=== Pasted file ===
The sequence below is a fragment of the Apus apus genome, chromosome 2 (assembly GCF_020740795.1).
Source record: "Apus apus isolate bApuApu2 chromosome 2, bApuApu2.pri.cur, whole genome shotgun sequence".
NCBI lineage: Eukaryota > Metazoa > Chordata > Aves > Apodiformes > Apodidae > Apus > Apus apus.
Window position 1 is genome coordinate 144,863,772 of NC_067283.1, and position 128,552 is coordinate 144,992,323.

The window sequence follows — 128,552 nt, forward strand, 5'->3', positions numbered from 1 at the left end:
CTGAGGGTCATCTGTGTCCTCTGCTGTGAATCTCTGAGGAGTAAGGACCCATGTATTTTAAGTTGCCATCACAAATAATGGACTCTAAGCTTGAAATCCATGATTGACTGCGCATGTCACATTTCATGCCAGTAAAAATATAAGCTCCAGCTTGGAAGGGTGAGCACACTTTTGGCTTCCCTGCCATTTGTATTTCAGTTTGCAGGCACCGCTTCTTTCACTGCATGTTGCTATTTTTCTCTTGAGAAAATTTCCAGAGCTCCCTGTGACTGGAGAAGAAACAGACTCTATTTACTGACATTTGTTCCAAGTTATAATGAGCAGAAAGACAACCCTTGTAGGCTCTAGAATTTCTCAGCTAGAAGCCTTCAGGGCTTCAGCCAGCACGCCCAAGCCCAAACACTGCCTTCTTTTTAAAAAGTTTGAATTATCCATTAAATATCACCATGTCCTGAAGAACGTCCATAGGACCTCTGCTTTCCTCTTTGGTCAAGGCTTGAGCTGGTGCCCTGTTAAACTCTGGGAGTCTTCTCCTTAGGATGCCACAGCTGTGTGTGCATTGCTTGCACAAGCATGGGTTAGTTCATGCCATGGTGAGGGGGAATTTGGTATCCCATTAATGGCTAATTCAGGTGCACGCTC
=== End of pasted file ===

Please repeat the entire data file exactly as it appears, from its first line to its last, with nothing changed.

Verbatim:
The sequence below is a fragment of the Apus apus genome, chromosome 2 (assembly GCF_020740795.1).
Source record: "Apus apus isolate bApuApu2 chromosome 2, bApuApu2.pri.cur, whole genome shotgun sequence".
NCBI lineage: Eukaryota > Metazoa > Chordata > Aves > Apodiformes > Apodidae > Apus > Apus apus.
Window position 1 is genome coordinate 144,863,772 of NC_067283.1, and position 128,552 is coordinate 144,992,323.

The window sequence follows — 128,552 nt, forward strand, 5'->3', positions numbered from 1 at the left end:
CTGAGGGTCATCTGTGTCCTCTGCTGTGAATCTCTGAGGAGTAAGGACCCATGTATTTTAAGTTGCCATCACAAATAATGGACTCTAAGCTTGAAATCCATGATTGACTGCGCATGTCACATTTCATGCCAGTAAAAATATAAGCTCCAGCTTGGAAGGGTGAGCACACTTTTGGCTTCCCTGCCATTTGTATTTCAGTTTGCAGGCACCGCTTCTTTCACTGCATGTTGCTATTTTTCTCTTGAGAAAATTTCCAGAGCTCCCTGTGACTGGAGAAGAAACAGACTCTATTTACTGACATTTGTTCCAAGTTATAATGAGCAGAAAGACAACCCTTGTAGGCTCTAGAATTTCTCAGCTAGAAGCCTTCAGGGCTTCAGCCAGCACGCCCAAGCCCAAACACTGCCTTCTTTTTAAAAAGTTTGAATTATCCATTAAATATCACCATGTCCTGAAGAACGTCCATAGGACCTCTGCTTTCCTCTTTGGTCAAGGCTTGAGCTGGTGCCCTGTTAAACTCTGGGAGTCTTCTCCTTAGGATGCCACAGCTGTGTGTGCATTGCTTGCACAAGCATGGGTTAGTTCATGCCATGGTGAGGGGGAATTTGGTATCCCATTAATGGCTAATTCAGGTGCACGCTC